Because the changes at Borger didn’t require a new permit from the Town of Dryden or from the NY DEC, most residents were unaware of the expansion until a feisty group of mothers and grandmothers got involved. In recent months, Katie and Elisa coordinated a team of women organizing under the banner of the non-profit organization Mothers Out Front. The community organizing team worked to get the word out to local residents and to enlist the cooperation of local authorities to oppose the gas expansion and to help conduct health studies and air quality monitoring in order to establish a pre-expansion baseline. Although they haven’t been able to stop the project, they have made headway in enlisting the help of the Dryden Town Board and local residents in advocating for questions to be answered and data to be collected so the community can be informed.

Please sign our petition asking Governor Cuomo and the NY DEC to rescind the air permits for Dominion New Market:—Lisa Marshall, “Borger Station: What’s Up With That??” Mothers Out Front, 3/27/17



March 30th, 7:00 PM Dryden Town Board Meeting Town Hall 93 E Main St. Dryden, NY 13053

There are two new proposed solar farms in Dryden. They are a small part of a big change—a turn away from fossil fuel burning toward energy from the sun.

If you are a Dryden resident and can attend the Board Meeting at the Town Hall on March 30th, 7:00 pm, we would most welcome your presence.

Time is short and they need to know that lots of people stand behind this important decision. Without this we have no hope of achieving carbon emission reduction goals set by the town, Tompkins County, or NYS. The decision will be made by the Board on March 30th. Please sign now whether or not you are a Dryden resident If you are a Dryden resident and can attend the Board Meeting at the Town Hall on March 30th, 7:00 pm, we would most welcome your presence. Whether or not you are a resident of Dryden, please go to “Solar Energy Petition ” and add your name to our message to the Dryden Town Board to go forward now . Time is short and they need to know that lots of people stand behind this important decision. Without this we have no hope of achieving carbon emission reduction goals set by the town, Tompkins County, or NYS. The decision will be made by the Board on March 30th.

Petition text:  

We, the undersigned, ask the Dryden Town Board to continue their support of large scale solar development. With global warming delivering climate change to our doorstep, the need to stop fossil fuel build-out is critical.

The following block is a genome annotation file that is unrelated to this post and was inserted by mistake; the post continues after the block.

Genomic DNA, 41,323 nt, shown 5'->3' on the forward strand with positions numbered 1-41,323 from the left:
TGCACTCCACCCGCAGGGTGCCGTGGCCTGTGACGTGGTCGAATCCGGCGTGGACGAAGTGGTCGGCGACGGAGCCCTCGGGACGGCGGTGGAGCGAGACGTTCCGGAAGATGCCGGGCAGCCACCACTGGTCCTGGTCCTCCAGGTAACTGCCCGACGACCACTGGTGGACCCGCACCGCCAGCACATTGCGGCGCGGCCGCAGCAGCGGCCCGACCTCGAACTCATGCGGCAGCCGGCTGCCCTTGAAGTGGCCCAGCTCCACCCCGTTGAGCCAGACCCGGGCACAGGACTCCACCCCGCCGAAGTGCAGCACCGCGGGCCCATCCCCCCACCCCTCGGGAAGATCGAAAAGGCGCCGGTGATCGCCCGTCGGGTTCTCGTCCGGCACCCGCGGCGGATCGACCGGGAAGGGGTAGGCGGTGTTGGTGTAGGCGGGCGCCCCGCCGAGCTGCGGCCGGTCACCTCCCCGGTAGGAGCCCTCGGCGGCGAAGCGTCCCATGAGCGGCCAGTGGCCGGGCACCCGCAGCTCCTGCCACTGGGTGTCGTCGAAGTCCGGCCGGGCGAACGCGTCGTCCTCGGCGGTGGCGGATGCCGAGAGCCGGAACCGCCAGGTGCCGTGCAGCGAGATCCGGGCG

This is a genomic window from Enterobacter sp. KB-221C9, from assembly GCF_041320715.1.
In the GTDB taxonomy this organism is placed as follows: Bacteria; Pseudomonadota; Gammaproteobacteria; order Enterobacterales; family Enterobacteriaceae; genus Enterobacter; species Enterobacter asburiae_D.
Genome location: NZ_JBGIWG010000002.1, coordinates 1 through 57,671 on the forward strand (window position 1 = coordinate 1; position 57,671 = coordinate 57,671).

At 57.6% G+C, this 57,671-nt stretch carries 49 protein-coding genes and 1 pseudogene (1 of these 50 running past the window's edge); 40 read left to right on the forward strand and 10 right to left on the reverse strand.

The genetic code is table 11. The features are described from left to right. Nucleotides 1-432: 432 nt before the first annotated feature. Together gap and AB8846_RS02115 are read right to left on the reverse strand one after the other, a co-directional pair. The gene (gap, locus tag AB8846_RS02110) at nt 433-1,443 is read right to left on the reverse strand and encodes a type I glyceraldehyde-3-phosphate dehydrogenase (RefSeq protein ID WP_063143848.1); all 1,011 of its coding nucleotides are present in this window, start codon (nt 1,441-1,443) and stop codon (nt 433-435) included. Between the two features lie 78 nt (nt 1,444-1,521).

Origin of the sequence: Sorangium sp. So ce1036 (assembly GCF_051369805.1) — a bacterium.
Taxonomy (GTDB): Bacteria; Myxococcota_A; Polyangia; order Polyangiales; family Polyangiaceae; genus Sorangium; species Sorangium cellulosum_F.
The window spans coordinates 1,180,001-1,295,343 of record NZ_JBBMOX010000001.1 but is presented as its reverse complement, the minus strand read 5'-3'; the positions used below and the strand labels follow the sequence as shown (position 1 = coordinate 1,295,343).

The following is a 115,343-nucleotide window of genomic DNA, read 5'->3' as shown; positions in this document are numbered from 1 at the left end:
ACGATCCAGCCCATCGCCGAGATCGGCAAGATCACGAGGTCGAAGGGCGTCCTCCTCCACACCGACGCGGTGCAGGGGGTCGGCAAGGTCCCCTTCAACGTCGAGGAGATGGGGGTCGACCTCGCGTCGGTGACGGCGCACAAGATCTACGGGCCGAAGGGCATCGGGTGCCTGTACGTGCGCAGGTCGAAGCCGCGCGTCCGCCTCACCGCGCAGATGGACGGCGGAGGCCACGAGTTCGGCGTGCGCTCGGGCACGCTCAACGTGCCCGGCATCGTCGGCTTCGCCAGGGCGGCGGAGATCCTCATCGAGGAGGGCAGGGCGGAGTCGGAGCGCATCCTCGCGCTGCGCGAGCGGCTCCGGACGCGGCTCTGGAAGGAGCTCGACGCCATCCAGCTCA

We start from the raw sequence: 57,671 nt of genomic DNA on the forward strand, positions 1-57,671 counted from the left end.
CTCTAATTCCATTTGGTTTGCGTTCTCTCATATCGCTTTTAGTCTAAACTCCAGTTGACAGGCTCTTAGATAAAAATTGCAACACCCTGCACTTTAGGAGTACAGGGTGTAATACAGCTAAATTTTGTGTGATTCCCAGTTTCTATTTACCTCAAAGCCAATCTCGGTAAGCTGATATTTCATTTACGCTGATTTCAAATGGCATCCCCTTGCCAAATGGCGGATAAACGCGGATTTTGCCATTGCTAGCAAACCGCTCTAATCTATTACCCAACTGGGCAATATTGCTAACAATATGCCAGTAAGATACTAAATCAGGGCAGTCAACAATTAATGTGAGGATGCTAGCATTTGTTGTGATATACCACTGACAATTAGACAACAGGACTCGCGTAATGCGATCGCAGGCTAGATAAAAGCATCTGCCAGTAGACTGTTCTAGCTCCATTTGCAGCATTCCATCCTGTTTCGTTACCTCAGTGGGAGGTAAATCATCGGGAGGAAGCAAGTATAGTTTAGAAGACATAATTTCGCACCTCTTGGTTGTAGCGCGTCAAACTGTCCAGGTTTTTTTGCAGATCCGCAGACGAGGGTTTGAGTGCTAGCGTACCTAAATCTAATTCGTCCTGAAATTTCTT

Because the siting of solar development is contingent on nearby connection to the electric grid, we need to make the available sites work.

Homeowners and others are concerned not only about the visual impact of large acreage solar, but also the impact on wildlife and recreation. Therefore we also ask that, while continuing to support this project, the Town Board members consider the concerns of residents and require the developers to mitigate the visual impacts with performance specifications for good screening of the panels along property lines adjacent to houses, roads, and the cemetery. If allowable within the constraints of fencing requirements, access by wildlife would be beneficial.

In addition, we applaud the fact that, because some of the land in the current proposals is owned by Cornell University and is partially tax exempt, this new solar use will bring added revenue to the town through additional property taxes.—Solar Energy Petition


How will Cornell get to a Carbon Neutral goal by 2035?

Come and find out.  It’s an ambitious plan worth learning about.

Public forum on “Options for Achieving a Carbon Neutral Campus by 2035” Tuesday, March 28 Hotel Ithaca 222 S. Cayuga St. Ithaca, NY

This event is free and open to the public.

MEDIA: Media members are asked to RSVP to Lindsey Hadlock in Cornell’s Media Relations Office at 607-255-6121  or (Cornell University has television, ISDN and dedicated Skype/Google+ Hangout studios available for media interviews.)

ITHACA, N.Y. – Cornell’s Senior Leaders Climate Action Group (SLCAG) will host a public forum Tuesday, March 28, to discuss its report, “Options for Achieving a Carbon Neutral Campus by 2035,” from 4:30 to 6PM at the Hotel Ithaca, 222 S. Cayuga St. The event is free and open to the public.